IPO vs M&A - Has the time finally come for UK M&A?

The increase in the number of listings in the UK has been driven by a wall of available capital and some private equity owners are favouring IPOs as a way to achieve a premium valuation on their exits.

The number of listings in London this year has already exceeded the total number for 2013, demonstrating the frenzy that is occurring.  A “frothy” market has lured many companies into the process and executives have run hard to list their companies during the “boom” phase window.

Things don’t last forever

But can this IPO fever continue?  Flotation fatigue is likely to occur from this kind of IPO market saturation which will lead to investors unwilling to back certain listings.  Concerns are also building after a growing number of disappointing aftermarket performances, including Just-Eat, whose share price plummeted to 25% below its IPO price in May this year.  With a strong focus on not repeating the mistakes of 2007, if companies continue to underperform in such a manner, new issue appetite is likely to deteriorate.  This could be the perfect time for M&A to strike hard.

Make mine M&A

It has been widely forecast that 2014 is going to be M&A’s year. Thompson Reuters has predicted a 17% rise in deal volume for 2014 and executives who have been sitting on their hands throughout the recession waiting for confidence to return to the market will be keen to get things moving on the M&A front.

Corporate balance sheets are in rude health; with PLCs’ share value values recovering and management keen to grow to boost their earnings, acquisitions are an important tool to achieve this – especially at a time when funding costs are low and market consolidation is so important.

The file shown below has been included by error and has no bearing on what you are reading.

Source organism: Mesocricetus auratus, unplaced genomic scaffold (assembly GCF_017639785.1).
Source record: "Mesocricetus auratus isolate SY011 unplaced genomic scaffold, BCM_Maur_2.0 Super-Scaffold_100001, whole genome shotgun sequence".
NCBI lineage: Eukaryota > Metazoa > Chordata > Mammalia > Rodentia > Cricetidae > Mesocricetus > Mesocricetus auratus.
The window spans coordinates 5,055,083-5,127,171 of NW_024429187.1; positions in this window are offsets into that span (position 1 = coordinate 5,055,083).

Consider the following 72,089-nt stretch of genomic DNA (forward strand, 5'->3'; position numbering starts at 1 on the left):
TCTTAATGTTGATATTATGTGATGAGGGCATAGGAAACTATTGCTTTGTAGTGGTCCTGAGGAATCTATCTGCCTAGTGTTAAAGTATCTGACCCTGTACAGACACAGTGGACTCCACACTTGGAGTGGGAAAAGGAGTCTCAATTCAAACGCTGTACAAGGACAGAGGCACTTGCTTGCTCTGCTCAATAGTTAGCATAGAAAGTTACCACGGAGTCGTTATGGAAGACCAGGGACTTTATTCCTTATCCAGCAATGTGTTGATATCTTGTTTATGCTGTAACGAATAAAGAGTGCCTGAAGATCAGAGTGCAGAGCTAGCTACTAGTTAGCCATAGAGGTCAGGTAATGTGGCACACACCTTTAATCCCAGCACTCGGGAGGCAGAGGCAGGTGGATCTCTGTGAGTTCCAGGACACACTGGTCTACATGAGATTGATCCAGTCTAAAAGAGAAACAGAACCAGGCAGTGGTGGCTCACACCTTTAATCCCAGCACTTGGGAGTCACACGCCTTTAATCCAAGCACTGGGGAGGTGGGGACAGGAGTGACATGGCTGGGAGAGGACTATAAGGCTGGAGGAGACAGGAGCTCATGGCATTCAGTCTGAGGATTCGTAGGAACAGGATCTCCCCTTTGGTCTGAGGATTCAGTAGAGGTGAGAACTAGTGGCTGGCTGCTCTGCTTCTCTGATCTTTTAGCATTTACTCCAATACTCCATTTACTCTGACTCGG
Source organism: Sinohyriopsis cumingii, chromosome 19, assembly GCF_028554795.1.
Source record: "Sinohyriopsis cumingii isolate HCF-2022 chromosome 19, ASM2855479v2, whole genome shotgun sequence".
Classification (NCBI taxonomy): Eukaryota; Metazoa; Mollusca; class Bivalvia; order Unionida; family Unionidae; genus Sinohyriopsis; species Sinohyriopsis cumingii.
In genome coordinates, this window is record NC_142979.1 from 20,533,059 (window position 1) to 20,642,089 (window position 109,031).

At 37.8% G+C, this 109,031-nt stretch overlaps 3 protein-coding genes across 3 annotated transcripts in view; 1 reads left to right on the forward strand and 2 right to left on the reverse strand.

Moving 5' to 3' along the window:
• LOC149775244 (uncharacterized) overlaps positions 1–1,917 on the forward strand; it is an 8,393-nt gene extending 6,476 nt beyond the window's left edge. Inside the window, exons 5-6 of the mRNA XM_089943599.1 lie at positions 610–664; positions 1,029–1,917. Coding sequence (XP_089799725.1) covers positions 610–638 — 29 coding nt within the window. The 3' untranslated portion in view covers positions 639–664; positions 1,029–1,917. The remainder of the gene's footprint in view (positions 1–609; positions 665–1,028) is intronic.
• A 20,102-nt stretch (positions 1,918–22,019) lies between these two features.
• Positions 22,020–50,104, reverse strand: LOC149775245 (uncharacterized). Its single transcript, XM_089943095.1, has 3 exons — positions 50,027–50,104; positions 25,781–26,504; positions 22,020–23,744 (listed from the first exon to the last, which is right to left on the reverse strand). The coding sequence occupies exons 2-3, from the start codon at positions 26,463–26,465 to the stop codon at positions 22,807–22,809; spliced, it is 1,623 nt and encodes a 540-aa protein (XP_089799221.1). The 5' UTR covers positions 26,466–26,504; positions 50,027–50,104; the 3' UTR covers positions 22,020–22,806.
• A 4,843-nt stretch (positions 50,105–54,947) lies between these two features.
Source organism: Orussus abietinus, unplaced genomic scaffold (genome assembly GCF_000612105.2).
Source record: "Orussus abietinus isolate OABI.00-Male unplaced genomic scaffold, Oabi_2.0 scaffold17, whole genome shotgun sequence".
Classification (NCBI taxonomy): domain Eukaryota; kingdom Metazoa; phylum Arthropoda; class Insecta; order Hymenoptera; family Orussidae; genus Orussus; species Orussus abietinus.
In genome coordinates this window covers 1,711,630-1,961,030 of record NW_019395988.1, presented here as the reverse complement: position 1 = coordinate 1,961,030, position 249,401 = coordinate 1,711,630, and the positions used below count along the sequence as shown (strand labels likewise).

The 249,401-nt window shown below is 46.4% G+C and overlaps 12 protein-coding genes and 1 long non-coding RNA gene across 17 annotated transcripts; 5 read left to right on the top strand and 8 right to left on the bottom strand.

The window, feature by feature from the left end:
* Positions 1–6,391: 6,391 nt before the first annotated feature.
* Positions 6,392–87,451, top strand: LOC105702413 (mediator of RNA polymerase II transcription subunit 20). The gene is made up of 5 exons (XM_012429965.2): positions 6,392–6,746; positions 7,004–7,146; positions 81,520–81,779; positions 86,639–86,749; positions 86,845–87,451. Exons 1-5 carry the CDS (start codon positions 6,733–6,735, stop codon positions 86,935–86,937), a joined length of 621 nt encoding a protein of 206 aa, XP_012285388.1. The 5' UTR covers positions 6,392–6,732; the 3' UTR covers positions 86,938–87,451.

Increasing confidence levels are yet to be fully reflected in completed deal volumes, but values are increasing.  Q1 2014 saw deal volume reduce by 16.5% but deal value has risen 15% to £32.5bn, proving that it is a definite case of quality over quantity.  It also displays the appetite for companies to go beyond bolt-on acquisitions.  And, although Q1 2014 has been sluggish, larger strategic deals seem to be taking place in the background which is likely to lead to a very promising second half of the year.

Benefit the broader economy

M&A activity will significantly boost the economy and with the increased focus on growth, it is more important than ever to incorporate M&A into corporate growth strategies.  This, combined with strong balance sheets, increasing cash piles and increased confidence about the economic outlook, is likely to trigger an increase in deal numbers.

With pipelines looking positive, we look forward to a prosperous year for M&A.  We hope to see companies taking advantage of the value-add opportunities which are likely to come their way as well as a broadening of market vision beyond the IPO furore.


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